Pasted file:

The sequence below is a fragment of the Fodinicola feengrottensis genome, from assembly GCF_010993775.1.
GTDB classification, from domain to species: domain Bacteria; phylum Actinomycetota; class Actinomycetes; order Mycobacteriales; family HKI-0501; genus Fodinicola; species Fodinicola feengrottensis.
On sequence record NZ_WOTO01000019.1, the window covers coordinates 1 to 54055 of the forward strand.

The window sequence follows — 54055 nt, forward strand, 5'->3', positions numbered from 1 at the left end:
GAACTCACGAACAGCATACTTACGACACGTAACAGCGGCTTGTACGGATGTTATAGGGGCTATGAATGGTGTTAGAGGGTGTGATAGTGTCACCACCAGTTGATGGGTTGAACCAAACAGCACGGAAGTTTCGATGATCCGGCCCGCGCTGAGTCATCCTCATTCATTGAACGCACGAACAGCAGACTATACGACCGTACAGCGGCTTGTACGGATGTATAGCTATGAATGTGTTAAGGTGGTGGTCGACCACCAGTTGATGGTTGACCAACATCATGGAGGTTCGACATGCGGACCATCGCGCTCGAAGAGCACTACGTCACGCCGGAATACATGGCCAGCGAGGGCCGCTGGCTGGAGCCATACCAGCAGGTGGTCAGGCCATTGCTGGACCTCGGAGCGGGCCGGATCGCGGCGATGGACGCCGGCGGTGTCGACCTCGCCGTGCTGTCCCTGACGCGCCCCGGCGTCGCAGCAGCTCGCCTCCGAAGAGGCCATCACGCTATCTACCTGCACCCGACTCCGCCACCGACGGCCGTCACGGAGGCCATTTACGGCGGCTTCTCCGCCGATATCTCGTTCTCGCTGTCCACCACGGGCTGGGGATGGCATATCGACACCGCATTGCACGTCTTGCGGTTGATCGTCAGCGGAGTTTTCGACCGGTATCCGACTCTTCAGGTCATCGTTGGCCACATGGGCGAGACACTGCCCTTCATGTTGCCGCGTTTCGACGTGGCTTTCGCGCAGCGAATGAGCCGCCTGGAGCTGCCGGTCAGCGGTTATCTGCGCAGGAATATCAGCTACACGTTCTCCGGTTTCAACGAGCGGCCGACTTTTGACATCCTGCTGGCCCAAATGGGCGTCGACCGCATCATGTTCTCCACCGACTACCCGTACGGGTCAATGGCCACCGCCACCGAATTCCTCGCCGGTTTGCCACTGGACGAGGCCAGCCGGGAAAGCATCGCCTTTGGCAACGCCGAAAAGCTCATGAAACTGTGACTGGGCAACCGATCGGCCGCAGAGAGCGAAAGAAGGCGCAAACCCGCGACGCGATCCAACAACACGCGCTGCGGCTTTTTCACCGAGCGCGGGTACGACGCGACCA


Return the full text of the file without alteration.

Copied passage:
The sequence below is a fragment of the Fodinicola feengrottensis genome, from assembly GCF_010993775.1.
GTDB classification, from domain to species: domain Bacteria; phylum Actinomycetota; class Actinomycetes; order Mycobacteriales; family HKI-0501; genus Fodinicola; species Fodinicola feengrottensis.
On sequence record NZ_WOTO01000019.1, the window covers coordinates 1 to 54055 of the forward strand.

The window sequence follows — 54055 nt, forward strand, 5'->3', positions numbered from 1 at the left end:
GAACTCACGAACAGCATACTTACGACACGTAACAGCGGCTTGTACGGATGTTATAGGGGCTATGAATGGTGTTAGAGGGTGTGATAGTGTCACCACCAGTTGATGGGTTGAACCAAACAGCACGGAAGTTTCGATGATCCGGCCCGCGCTGAGTCATCCTCATTCATTGAACGCACGAACAGCAGACTATACGACCGTACAGCGGCTTGTACGGATGTATAGCTATGAATGTGTTAAGGTGGTGGTCGACCACCAGTTGATGGTTGACCAACATCATGGAGGTTCGACATGCGGACCATCGCGCTCGAAGAGCACTACGTCACGCCGGAATACATGGCCAGCGAGGGCCGCTGGCTGGAGCCATACCAGCAGGTGGTCAGGCCATTGCTGGACCTCGGAGCGGGCCGGATCGCGGCGATGGACGCCGGCGGTGTCGACCTCGCCGTGCTGTCCCTGACGCGCCCCGGCGTCGCAGCAGCTCGCCTCCGAAGAGGCCATCACGCTATCTACCTGCACCCGACTCCGCCACCGACGGCCGTCACGGAGGCCATTTACGGCGGCTTCTCCGCCGATATCTCGTTCTCGCTGTCCACCACGGGCTGGGGATGGCATATCGACACCGCATTGCACGTCTTGCGGTTGATCGTCAGCGGAGTTTTCGACCGGTATCCGACTCTTCAGGTCATCGTTGGCCACATGGGCGAGACACTGCCCTTCATGTTGCCGCGTTTCGACGTGGCTTTCGCGCAGCGAATGAGCCGCCTGGAGCTGCCGGTCAGCGGTTATCTGCGCAGGAATATCAGCTACACGTTCTCCGGTTTCAACGAGCGGCCGACTTTTGACATCCTGCTGGCCCAAATGGGCGTCGACCGCATCATGTTCTCCACCGACTACCCGTACGGGTCAATGGCCACCGCCACCGAATTCCTCGCCGGTTTGCCACTGGACGAGGCCAGCCGGGAAAGCATCGCCTTTGGCAACGCCGAAAAGCTCATGAAACTGTGACTGGGCAACCGATCGGCCGCAGAGAGCGAAAGAAGGCGCAAACCCGCGACGCGATCCAACAACACGCGCTGCGGCTTTTTCACCGAGCGCGGGTACGACGCGACCA